Nanette (a.k.a. Poor Bette)

Nanette (a.k.a. Poor Bette)

Tid-Bettes: Bette first started doing this song during her Clams On The Half Shell Revue in 1975, however, the lyric “Nanette” was replaced with “Poor Bette.” The song was a self mocking lament performed during the barroom segment. The song later replaced Bette’s own self penned “I Had To Resort To Beauty” as the introduction song for The Bag Lady during Bette’s Songs For The New Depression Tour, and thus the character became known as Nanette. Both versions of the song are presented below.

Nanette
(Howard Dietz)

Whoa-oh, Nanette
Whoa-oh, Nanette
Whoa-oh, Nanette

Not a sound, not a sigh
The world rushes by
No one thinks of Nanette
No one sighs for Nanette
No one sings for Nanette

Through the night, through the day
People rush on their way
With never a sigh or regret
And they are laughing and drinking
So heedless and unthinking of
Nanette, Nanette, Nanette

The cowboy rides and roasts his steer
And rolls and cigarette
But of all the cowboys, and all the plains
Not one of them thinks of Nanette

The sailor sails on the bounding main
Of seven seas and yet
Of all the sailors on schooners and whalers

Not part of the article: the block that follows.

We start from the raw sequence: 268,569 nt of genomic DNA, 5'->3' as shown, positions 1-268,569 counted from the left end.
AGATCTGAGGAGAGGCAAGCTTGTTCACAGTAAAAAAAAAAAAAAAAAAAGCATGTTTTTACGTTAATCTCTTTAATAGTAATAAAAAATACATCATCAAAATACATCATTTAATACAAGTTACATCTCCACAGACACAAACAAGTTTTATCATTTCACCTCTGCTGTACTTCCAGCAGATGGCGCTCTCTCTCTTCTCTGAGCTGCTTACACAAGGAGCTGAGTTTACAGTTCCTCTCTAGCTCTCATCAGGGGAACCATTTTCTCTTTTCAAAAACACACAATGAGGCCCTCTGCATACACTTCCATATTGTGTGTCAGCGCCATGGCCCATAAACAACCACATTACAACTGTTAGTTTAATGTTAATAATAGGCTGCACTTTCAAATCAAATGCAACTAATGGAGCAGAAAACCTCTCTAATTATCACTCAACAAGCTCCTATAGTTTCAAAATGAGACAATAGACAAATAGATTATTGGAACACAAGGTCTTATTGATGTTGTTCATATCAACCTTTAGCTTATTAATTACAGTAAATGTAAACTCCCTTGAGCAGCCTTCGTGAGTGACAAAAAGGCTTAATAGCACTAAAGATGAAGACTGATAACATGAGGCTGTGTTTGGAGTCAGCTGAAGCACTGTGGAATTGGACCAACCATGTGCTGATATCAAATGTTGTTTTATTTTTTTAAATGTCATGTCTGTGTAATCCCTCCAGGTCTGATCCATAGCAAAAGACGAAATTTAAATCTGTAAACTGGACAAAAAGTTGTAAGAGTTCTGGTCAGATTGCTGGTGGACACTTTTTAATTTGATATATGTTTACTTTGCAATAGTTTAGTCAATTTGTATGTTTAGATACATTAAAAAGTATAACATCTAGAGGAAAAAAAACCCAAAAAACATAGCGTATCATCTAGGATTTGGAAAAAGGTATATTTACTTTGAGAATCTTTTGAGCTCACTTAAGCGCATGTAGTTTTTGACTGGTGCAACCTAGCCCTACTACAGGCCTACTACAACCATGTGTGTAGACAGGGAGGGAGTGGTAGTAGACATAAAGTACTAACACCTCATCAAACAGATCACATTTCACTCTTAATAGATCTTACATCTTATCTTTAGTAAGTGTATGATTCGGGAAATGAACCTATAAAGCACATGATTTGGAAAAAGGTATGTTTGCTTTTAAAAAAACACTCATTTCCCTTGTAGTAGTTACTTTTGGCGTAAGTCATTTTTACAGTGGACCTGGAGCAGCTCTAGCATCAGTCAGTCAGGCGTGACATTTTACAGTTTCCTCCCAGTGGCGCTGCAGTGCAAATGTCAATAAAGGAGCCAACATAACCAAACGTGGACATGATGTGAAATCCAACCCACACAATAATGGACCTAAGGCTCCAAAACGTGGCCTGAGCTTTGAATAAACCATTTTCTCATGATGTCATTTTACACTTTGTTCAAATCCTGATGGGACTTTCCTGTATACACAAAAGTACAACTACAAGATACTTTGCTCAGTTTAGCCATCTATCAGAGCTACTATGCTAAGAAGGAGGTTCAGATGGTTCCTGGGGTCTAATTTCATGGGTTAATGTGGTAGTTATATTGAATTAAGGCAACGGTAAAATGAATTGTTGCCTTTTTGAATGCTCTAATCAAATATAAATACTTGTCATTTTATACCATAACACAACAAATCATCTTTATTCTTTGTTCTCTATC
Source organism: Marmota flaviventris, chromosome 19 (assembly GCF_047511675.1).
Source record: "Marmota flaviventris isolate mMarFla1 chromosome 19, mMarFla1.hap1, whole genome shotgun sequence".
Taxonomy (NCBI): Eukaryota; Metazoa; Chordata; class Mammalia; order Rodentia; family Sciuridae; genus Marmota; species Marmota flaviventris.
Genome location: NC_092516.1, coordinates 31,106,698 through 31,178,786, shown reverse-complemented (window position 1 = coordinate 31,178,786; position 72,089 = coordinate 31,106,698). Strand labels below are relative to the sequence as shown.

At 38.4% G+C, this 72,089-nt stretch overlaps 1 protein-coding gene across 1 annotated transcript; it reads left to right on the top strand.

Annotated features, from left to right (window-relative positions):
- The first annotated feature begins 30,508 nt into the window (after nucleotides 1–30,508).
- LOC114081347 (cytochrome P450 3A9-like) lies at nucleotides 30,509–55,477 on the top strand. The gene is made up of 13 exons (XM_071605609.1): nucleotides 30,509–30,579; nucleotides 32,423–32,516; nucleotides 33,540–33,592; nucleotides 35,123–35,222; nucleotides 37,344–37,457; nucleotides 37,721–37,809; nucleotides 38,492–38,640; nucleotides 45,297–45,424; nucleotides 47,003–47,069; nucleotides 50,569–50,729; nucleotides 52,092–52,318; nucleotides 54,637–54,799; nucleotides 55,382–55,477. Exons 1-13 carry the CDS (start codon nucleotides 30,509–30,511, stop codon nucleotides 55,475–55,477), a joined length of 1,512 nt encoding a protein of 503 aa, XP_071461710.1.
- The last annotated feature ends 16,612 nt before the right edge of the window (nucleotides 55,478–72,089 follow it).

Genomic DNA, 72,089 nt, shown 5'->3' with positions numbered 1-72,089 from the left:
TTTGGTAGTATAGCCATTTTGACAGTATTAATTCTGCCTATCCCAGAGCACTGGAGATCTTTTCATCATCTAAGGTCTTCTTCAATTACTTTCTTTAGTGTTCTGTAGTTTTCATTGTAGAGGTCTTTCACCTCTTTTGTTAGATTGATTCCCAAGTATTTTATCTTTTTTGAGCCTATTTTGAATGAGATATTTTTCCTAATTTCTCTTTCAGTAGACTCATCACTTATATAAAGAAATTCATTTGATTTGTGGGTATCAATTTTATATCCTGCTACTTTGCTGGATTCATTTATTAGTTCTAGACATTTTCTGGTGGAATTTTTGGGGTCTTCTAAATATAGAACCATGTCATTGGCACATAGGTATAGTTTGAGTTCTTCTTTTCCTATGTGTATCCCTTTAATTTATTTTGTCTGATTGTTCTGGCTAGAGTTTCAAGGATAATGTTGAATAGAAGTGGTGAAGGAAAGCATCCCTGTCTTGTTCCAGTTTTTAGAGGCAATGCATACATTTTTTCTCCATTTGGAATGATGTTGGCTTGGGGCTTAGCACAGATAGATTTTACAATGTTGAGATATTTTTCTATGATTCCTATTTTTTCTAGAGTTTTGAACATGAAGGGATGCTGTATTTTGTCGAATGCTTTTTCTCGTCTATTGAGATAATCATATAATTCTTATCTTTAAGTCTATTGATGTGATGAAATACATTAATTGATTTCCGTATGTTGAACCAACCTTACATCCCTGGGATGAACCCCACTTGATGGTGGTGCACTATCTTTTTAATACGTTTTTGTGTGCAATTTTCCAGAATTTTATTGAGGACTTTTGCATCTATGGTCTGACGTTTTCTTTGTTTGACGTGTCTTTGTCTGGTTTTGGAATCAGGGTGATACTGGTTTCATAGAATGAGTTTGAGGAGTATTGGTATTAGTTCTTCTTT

Not one of them thinks of Nanette

In China, the Chinkie no thinkie of Nanettie
In Italy, Degos on and on and on
Without a thought of Piccolo-Nanetta
To the East, to the West
To the North, to the South
Ireland, Scotland
England and Whales

They don’t forget me
Or remember me
‘Cause no one ever met me

Poor Bette
(Howard Dietz)

Midnight
Another Saturday night bites the dust
Sunday
Gloomy Sunday

Whoa-oh, poor Bette
Whoa-oh, poor Bette
Whoa-oh, poor Bette

Not a sound, not a sigh
The world hurries by
No one thinks of poor Bette
No one dreams of poor Bette
No one sings for Nanette

Through the night, through the day
People go on their way
With never a sigh or regret
And they are laughing and drinking
So heedless and unthinking of
Poor Bette, poor Bette
P.B.

The cowboy rides and roasts his steer
And rolls and cigarette
But of all the cowboys, and all the plains
Not one of them thinks of poor Bette

The sailor sails on the bounding main
Of seven seas and yet
Of all the sailors on schooners and whalers
Not one of them thinks of poor Bette

And in Morocco
Women join the foreign legions of Tiflet
Through the hell and the heat
I am forced to repeat
No one thinks of poor Bette

In China, the Chinkie no thinkie of poor Betty
In Italy, Degos on and on and on
Without a thought of poor Elisabetta
To the East, to the West
To the North, to the South
Ireland, Scotland
England and Whales

They don’t remember
Or forget me
‘Cause no one ever met me